Monday, August 20, 2012

First Day of School Shenanigans

Well, today was the first day of fall semester.  I had everything all ready: syllabi printed out and already copied (thank goodness, because the copy machine was down this morning--you should've heard the wailing in the hallways!), rosters printed out, add codes printed out. But, I couldn't find my glasses. In searching for my glasses, I discovered that I have one pair that's scratched; another pair that dates back to the 1990s, are perfectly round, and make me look like a frightened owl; and some pretty cool prescription sunglasses. Decisions, decisions. I went with the sunglasses and presented myself to my 8:10am pre-freshman composition class as "Professor Joyce Oh-So-Cool." I could hear the strains of Santana's "Smooth" playing in the background as I unlocked the classroom door and let everybody in.

Typically what I do is give the students a hardcopy of the syllabus and then project the syllabus onscreen in front of the class using this neaty-poo system installed in the SMART classrooms. Problem was, I couldn't get the screen down. The string to pull it down hung tantalizingly a few feet over my head, and there was just no way I was going to climb on top of a chair and try to reach it. (If you think I'd do that, you don't know me too well. I am the world's most sober klutz. Just this weekend, I slid across the kitchen floor on some water that had apparently slopped over from the kitties' water bowl and slammed my right foot onto the edge of the trash compactor. I now have a bruised ankle and an injured big toe, including part of a missing toenail.) Some brave student volunteered to hop up and pull the screen down, but alas. It was merely a piece of string hanging off of the REAL string you need to pull--the end of which had been flipped up, away, way out of anyone's reach. Ha-ha. Some wag of a student must've ended his summer semester that way, pranking the next poor teacher to set foot in 16-204.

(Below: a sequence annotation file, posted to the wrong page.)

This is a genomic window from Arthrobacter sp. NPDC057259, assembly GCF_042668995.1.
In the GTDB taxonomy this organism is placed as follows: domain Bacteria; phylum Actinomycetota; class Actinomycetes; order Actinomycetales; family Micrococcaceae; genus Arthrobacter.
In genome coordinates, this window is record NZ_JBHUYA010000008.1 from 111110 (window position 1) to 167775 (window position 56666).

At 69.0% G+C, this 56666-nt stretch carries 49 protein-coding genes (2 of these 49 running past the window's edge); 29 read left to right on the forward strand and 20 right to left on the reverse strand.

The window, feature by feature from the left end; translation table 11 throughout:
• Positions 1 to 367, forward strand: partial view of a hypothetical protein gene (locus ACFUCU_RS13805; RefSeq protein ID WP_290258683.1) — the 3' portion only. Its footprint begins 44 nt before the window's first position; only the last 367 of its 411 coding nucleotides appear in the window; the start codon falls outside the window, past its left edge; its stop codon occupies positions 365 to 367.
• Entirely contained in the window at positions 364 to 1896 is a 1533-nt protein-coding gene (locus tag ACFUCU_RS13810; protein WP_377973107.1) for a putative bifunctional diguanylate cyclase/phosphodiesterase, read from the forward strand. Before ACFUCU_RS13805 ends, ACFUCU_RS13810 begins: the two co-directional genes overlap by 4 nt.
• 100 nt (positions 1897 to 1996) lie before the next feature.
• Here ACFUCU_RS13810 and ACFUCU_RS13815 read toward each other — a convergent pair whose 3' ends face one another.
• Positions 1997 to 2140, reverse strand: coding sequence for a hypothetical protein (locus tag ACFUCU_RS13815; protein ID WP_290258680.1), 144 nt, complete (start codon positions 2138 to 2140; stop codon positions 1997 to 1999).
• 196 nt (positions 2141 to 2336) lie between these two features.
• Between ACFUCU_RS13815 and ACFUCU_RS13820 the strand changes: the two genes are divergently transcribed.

I dealt with this by just projecting the syllabus onto the white board--they could still follow along well enough, and, after all, they did have hard copy.

Now, all of this took place after I had sat briefly at my desk to take attendance. I discovered the desk wobbles. For some reason, one leg appears to be shorter than the others. This will represent a real inconvenience all semester long because I happen to be one of those twitchy persons who can't keep things still. If there's a button in sight, I have to push it to see what will happen. If my cell phone screen glows suddenly, I have to stop what I'm doing and look to see what's going on. If my desk wobbles, I am going to wobble it and then complain that this wobbling is going to drive me nuts all semester long. Wobble. Wobble.

Needless to say, after all these fiascos, I'm sure my students were feeling pretty comfortable with me, their very first college professor.  "Call me Joyce," I told them. "I'm perfectly comfortable with that. If that's too informal for you, 'Professor Luck' will do." I paused, then added, "And I'm sure you'll be calling me some other things, too, as the semester progresses, but don't say them to my face."

And so we're off to a rollicking good start.

Oh--and I came home and found my glasses. They must have fallen off the nightstand in my bedroom and were wedged between the headboard and it, behind a small, tumbled piece of sodalite. Don't ask.

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